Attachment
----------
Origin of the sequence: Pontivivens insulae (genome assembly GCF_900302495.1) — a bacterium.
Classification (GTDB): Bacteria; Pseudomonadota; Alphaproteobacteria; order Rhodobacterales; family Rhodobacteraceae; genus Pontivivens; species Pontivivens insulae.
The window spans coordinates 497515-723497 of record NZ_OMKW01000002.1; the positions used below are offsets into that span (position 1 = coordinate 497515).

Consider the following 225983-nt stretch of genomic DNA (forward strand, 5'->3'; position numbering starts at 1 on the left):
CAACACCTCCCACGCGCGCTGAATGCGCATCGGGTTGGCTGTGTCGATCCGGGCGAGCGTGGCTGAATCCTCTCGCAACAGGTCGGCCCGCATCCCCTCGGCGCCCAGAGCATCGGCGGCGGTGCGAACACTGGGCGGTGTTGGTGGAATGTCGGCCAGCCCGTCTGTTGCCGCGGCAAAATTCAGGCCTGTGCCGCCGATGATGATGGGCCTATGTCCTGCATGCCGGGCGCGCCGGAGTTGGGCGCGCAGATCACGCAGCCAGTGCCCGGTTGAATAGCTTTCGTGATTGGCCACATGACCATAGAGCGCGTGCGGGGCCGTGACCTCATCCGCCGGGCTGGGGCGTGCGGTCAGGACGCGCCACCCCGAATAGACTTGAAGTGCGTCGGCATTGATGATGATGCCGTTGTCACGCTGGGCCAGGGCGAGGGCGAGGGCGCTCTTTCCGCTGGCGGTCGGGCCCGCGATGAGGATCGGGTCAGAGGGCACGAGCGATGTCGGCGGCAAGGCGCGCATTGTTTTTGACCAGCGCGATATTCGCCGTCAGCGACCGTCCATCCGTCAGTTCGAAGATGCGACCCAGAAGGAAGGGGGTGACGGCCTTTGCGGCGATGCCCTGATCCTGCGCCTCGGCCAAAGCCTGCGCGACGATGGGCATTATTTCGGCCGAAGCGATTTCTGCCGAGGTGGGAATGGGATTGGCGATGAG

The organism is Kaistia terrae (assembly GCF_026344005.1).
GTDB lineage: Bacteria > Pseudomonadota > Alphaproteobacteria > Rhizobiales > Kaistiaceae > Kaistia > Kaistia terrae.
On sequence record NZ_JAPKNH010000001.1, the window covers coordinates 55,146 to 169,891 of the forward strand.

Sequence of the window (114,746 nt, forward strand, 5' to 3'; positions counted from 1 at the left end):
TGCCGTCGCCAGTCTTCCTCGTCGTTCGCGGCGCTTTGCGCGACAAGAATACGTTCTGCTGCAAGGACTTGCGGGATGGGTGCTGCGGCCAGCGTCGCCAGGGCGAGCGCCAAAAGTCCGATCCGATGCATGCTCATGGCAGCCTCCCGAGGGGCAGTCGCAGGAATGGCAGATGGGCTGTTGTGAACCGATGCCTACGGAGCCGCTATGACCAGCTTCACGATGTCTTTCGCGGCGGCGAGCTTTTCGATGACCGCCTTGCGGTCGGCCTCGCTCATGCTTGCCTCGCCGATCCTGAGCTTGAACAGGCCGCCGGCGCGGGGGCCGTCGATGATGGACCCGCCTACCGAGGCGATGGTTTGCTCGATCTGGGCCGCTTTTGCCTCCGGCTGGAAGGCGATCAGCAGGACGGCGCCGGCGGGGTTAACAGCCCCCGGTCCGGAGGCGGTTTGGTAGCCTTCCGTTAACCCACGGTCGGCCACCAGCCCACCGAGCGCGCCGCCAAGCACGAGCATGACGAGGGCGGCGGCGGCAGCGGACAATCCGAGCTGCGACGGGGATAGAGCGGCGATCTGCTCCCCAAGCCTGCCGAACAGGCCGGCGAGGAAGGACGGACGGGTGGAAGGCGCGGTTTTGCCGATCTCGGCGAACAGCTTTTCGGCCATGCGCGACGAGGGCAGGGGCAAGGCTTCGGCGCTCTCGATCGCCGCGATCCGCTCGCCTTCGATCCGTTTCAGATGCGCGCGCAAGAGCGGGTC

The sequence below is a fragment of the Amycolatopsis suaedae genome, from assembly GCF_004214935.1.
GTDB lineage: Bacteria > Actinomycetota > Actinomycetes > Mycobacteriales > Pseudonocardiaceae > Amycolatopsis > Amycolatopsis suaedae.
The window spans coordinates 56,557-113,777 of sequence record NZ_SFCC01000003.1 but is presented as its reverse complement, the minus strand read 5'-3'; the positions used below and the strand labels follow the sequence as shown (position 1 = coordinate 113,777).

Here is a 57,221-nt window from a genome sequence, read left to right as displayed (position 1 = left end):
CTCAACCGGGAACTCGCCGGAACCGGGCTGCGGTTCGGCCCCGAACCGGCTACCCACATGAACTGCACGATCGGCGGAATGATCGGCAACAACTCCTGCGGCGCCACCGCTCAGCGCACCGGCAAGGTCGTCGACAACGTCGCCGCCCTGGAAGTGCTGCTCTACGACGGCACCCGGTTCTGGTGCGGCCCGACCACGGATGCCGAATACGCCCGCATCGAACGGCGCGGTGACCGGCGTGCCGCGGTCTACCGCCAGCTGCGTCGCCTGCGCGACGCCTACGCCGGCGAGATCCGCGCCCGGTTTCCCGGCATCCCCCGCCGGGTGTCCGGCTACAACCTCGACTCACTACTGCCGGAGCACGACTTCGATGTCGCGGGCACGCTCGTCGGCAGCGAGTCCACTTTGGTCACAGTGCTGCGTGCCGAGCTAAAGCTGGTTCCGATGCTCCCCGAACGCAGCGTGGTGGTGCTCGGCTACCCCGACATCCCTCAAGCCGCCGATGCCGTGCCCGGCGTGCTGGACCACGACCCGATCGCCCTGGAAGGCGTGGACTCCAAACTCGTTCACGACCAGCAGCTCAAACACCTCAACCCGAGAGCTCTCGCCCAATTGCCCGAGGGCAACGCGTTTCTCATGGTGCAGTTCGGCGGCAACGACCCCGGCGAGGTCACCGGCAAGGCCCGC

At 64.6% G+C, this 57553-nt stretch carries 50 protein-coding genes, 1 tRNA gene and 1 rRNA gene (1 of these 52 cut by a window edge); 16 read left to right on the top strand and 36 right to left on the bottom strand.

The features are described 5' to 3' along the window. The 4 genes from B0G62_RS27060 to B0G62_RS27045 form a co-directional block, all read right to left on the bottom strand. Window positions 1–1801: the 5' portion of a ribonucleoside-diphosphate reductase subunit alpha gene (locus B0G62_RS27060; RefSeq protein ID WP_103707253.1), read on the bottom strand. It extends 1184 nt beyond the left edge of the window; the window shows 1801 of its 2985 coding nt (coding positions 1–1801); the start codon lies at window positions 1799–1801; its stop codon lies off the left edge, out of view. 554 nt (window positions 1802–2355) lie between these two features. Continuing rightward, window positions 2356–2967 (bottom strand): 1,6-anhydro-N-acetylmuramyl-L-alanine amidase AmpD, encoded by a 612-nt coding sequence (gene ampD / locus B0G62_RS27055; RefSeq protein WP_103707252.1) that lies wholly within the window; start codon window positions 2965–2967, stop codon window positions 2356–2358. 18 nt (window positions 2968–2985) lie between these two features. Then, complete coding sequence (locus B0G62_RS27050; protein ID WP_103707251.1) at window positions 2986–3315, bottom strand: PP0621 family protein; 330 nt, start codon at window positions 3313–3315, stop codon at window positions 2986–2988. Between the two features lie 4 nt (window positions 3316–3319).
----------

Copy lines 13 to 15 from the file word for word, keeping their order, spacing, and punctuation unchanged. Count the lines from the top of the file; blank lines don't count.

The window spans coordinates 56,557-113,777 of sequence record NZ_SFCC01000003.1 but is presented as its reverse complement, the minus strand read 5'-3'; the positions used below and the strand labels follow the sequence as shown (position 1 = coordinate 113,777).

Here is a 57,221-nt window from a genome sequence, read left to right as displayed (position 1 = left end):
CTCAACCGGGAACTCGCCGGAACCGGGCTGCGGTTCGGCCCCGAACCGGCTACCCACATGAACTGCACGATCGGCGGAATGATCGGCAACAACTCCTGCGGCGCCACCGCTCAGCGCACCGGCAAGGTCGTCGACAACGTCGCCGCCCTGGAAGTGCTGCTCTACGACGGCACCCGGTTCTGGTGCGGCCCGACCACGGATGCCGAATACGCCCGCATCGAACGGCGCGGTGACCGGCGTGCCGCGGTCTACCGCCAGCTGCGTCGCCTGCGCGACGCCTACGCCGGCGAGATCCGCGCCCGGTTTCCCGGCATCCCCCGCCGGGTGTCCGGCTACAACCTCGACTCACTACTGCCGGAGCACGACTTCGATGTCGCGGGCACGCTCGTCGGCAGCGAGTCCACTTTGGTCACAGTGCTGCGTGCCGAGCTAAAGCTGGTTCCGATGCTCCCCGAACGCAGCGTGGTGGTGCTCGGCTACCCCGACATCCCTCAAGCCGCCGATGCCGTGCCCGGCGTGCTGGACCACGACCCGATCGCCCTGGAAGGCGTGGACTCCAAACTCGTTCACGACCAGCAGCTCAAACACCTCAACCCGAGAGCTCTCGCCCAATTGCCCGAGGGCAACGCGTTTCTCATGGTGCAGTTCGGCGGCAACGACCCCGGCGAGGTCACCGGCAAGGCCCGC